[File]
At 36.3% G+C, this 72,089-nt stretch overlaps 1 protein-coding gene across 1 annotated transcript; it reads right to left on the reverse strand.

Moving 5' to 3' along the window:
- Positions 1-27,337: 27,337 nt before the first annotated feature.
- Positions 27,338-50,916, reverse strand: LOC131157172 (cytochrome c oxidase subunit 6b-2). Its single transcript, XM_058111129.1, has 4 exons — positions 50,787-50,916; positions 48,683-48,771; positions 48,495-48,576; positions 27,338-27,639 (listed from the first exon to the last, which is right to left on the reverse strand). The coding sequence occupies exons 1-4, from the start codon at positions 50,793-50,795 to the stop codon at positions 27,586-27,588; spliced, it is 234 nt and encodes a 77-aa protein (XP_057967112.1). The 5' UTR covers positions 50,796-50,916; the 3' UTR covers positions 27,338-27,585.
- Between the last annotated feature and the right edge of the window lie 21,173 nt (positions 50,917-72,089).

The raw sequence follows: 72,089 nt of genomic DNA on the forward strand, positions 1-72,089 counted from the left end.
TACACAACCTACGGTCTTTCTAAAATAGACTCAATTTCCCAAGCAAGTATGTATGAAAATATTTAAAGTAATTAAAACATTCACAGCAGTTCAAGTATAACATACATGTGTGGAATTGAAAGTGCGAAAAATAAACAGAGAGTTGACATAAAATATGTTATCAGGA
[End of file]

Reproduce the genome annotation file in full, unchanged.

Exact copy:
At 36.3% G+C, this 72,089-nt stretch overlaps 1 protein-coding gene across 1 annotated transcript; it reads right to left on the reverse strand.

Moving 5' to 3' along the window:
- Positions 1-27,337: 27,337 nt before the first annotated feature.
- Positions 27,338-50,916, reverse strand: LOC131157172 (cytochrome c oxidase subunit 6b-2). Its single transcript, XM_058111129.1, has 4 exons — positions 50,787-50,916; positions 48,683-48,771; positions 48,495-48,576; positions 27,338-27,639 (listed from the first exon to the last, which is right to left on the reverse strand). The coding sequence occupies exons 1-4, from the start codon at positions 50,793-50,795 to the stop codon at positions 27,586-27,588; spliced, it is 234 nt and encodes a 77-aa protein (XP_057967112.1). The 5' UTR covers positions 50,796-50,916; the 3' UTR covers positions 27,338-27,585.
- Between the last annotated feature and the right edge of the window lie 21,173 nt (positions 50,917-72,089).

The raw sequence follows: 72,089 nt of genomic DNA on the forward strand, positions 1-72,089 counted from the left end.
TACACAACCTACGGTCTTTCTAAAATAGACTCAATTTCCCAAGCAAGTATGTATGAAAATATTTAAAGTAATTAAAACATTCACAGCAGTTCAAGTATAACATACATGTGTGGAATTGAAAGTGCGAAAAATAAACAGAGAGTTGACATAAAATATGTTATCAGGA